How One Extraordinary Woman—and her powerful empathy—Shaped the Modern Middle East

In September of 1921, Gertrude Bell received an urgent message. It was from  King Faisal—the first ruler of modern Iraq—who had been appointed ruler of Mesopotamia, now Iraq, only a few weeks earlier on August 23. Bell, who had been the principal architect of the British government’s reconstitution of Iraq after World War I, had been one of Faisal’s key advisors in the two years leading up to his British-backed coronation as king. Now, he began to rely more than ever on her clear advice and sound, objective judgment.

After dinner, Faisal invited Bell into the garden at the center of his palace. The stocky, handsome king took a sip of thick, black Turkish coffee, and began confiding his deepest fears and doubts. He addressed her as Khatun—meaning Important Lady, or one who keeps an open eye and ear for the benefit of the state. Speaking in Arabic—a language that Bell mastered years earlier during her long sojourns in the deserts of the Middle East—he asked her advice on a variety of topics. How could he best win the loyalty of the disparate tribes within Iraq’s new borders? Could Bell suggest how to establish the kinds of personal relationships he needed with the Bedouin leaders? How should he deal with his new British masters?

Bell listened intently, watching his body language, his eyes. Faisal trusted her totally. He knew that no other man or woman in all the Middle East—including the famous T. E. Lawrence—understood the pulse of the country, and the sentiments of the various leaders, as Bell did. He felt that she had only his interests at heart and that she would be totally objective in her opinions and advice. Most importantly, he sensed that Bell understood him—the difficult balancing act he had to maintain as the third son in a dynastic family, his reluctance to assume power, his need to act first as an Arab and second as a client of the British. Soon, Faisal was requesting weekly meetings with her to discuss everything from affairs of state to his family relations. She became his closest and most important advisor until her death five years later.

King Faisal was not the only person who sought out Gertrude Bell’s advice and counsel. Dozens of other Arab and British leaders of varying rank, including Winston Churchill, regularly met with her—in some cases continually over a period of 20 years—to discuss wide-ranging political and economic topics. Because of her expertise in Arab politics and culture, Bell was invited to join the British Foreign Service and later to become an advisor to the British government on Middle East affairs. Her paper “Self Determination in Mesopotamia” won her an invitation to the Paris peace conference of 1919. In it she offered advice on how to govern the region in the years following World War I.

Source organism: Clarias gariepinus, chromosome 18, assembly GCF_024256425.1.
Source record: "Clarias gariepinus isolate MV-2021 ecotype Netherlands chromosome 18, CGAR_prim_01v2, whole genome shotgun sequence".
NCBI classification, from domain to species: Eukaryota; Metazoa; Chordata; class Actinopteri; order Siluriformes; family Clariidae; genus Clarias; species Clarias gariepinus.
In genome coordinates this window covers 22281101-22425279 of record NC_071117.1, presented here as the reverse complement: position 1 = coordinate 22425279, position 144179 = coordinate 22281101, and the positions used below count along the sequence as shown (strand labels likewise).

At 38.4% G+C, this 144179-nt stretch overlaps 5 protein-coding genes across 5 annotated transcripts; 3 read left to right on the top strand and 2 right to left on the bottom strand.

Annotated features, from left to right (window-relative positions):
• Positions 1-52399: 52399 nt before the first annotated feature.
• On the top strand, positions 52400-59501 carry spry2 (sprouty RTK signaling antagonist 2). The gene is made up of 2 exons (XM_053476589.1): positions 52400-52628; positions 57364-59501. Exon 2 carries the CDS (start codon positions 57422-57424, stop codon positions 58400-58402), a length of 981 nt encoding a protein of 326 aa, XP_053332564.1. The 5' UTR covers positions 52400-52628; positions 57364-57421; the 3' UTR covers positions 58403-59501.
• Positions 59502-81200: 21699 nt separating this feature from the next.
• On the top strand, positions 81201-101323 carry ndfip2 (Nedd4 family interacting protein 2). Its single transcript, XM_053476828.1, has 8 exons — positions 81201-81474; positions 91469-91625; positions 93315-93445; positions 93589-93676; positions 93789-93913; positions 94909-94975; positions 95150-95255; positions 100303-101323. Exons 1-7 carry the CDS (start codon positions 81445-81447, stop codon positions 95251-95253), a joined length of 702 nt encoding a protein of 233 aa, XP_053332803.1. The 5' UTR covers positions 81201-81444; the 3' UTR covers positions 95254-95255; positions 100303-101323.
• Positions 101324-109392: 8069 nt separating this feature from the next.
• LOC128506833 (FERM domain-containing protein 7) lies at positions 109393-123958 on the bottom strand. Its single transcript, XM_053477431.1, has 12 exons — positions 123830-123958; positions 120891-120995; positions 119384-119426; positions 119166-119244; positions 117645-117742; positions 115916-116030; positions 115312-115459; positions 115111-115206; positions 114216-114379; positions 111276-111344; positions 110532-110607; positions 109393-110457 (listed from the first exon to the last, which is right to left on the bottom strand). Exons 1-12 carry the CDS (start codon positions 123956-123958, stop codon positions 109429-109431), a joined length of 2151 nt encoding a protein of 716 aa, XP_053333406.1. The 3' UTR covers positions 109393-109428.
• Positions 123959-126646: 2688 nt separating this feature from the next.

Gertrude Bell’s keen intellect, thirst for knowledge, self-assurance, and personal conviction were all qualities that contributed to her success. It was her deeply developed empathy, however, that set her apart. After winning highest honors—a “first”—in history and graduating from Oxford in 1889 (one of the first women to do so), Bell traveled throughout North Africa and the Middle East where she developed a deep empathy for the Arabs and Bedouins. A student of their desert cultures, she became fluent in Arabic and four other languages. Over time, she cultivated an uncanny ability to read the intentions and moods of the Arab leaders she dealt with. Bell understood the workings of other peoples’ minds, and it was this capability that allowed her to develop her deep understanding of both Western and Arabic culture.

Bell, in short, had mastered the major foundations of empathy, and this was at the core of her extraordinary accomplishments. She had an abiding interest in people, humility, and a learning attitude. She was a superb listener, whether conversing with heads of state or local tribesmen. To become the trusted advisor of King Faisal—and a confidante of many other Arab leaders—was a remarkable feat for any foreigner, especially a woman, in the Middle East of the early 1900s.

Ask yourself these three questions:

    • Are you deeply curious about others? Does it show in your day-to-day behavior?
    • Do you have a humility that leads you to feel you can learn something from practically everyone?
    • Are you a consistent, attentive, deep listener?

Click here to download and take my brief, 10-point listening self assessment. You’ll find it revealing!

Note: This scene is described in Janet Wallach, Desert Queen (New York: Nan A. Talese, 1996), p. 326.

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